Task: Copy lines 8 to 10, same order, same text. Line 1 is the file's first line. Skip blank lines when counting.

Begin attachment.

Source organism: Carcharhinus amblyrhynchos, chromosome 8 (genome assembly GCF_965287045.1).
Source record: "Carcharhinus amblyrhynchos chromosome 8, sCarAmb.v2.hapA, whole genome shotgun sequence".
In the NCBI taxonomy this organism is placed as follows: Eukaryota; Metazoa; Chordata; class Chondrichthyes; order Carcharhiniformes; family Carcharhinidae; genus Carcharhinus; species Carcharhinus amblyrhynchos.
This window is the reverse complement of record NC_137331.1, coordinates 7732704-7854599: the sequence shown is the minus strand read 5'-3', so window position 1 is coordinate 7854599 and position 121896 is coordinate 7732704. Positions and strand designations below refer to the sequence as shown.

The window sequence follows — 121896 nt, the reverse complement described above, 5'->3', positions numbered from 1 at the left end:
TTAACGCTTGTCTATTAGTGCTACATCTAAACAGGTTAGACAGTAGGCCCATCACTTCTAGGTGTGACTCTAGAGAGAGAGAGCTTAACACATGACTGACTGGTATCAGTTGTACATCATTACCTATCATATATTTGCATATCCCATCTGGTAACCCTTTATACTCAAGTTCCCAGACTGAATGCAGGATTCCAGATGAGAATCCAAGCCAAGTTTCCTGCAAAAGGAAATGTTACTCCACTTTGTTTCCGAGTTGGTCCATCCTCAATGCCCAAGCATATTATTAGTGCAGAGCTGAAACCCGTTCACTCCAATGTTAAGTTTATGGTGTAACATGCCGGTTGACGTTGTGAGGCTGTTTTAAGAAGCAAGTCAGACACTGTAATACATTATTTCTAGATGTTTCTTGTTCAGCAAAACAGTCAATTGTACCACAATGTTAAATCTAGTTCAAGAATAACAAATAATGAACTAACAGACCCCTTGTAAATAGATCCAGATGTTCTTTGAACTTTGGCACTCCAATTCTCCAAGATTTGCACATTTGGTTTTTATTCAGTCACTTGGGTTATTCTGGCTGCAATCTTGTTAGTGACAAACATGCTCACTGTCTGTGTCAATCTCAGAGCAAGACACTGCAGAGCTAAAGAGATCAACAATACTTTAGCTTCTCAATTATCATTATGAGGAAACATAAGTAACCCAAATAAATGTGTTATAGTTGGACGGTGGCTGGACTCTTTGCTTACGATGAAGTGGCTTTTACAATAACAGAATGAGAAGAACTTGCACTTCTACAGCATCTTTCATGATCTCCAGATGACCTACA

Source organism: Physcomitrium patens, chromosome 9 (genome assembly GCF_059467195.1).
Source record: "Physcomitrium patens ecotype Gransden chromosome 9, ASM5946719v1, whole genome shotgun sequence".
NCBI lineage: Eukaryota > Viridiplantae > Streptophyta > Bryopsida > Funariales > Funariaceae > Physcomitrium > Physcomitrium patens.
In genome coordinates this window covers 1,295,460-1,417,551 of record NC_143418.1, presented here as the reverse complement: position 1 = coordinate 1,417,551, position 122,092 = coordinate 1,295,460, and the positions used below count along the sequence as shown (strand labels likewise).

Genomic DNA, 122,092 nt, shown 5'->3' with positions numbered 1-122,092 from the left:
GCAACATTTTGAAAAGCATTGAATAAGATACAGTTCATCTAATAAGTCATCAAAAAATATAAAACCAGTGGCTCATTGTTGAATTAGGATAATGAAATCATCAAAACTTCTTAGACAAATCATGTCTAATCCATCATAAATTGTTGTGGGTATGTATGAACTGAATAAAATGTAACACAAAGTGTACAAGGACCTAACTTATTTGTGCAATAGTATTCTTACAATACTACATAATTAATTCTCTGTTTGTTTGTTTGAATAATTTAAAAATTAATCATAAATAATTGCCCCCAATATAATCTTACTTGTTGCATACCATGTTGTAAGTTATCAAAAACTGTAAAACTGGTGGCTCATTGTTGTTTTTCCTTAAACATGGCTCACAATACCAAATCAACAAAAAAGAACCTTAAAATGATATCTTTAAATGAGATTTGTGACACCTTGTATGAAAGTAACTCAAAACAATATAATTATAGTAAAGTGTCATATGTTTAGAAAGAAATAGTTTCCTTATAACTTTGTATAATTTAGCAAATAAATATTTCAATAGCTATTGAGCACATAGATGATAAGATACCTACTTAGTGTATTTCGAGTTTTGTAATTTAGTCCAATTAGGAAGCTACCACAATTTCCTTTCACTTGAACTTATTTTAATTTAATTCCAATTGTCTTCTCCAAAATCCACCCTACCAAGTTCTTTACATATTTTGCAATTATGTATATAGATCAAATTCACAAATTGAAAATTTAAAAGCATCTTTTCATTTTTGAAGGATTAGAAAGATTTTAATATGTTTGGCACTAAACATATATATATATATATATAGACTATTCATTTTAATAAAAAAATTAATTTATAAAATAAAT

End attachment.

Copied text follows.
Source record: "Physcomitrium patens ecotype Gransden chromosome 9, ASM5946719v1, whole genome shotgun sequence".
NCBI lineage: Eukaryota > Viridiplantae > Streptophyta > Bryopsida > Funariales > Funariaceae > Physcomitrium > Physcomitrium patens.
In genome coordinates this window covers 1,295,460-1,417,551 of record NC_143418.1, presented here as the reverse complement: position 1 = coordinate 1,417,551, position 122,092 = coordinate 1,295,460, and the positions used below count along the sequence as shown (strand labels likewise).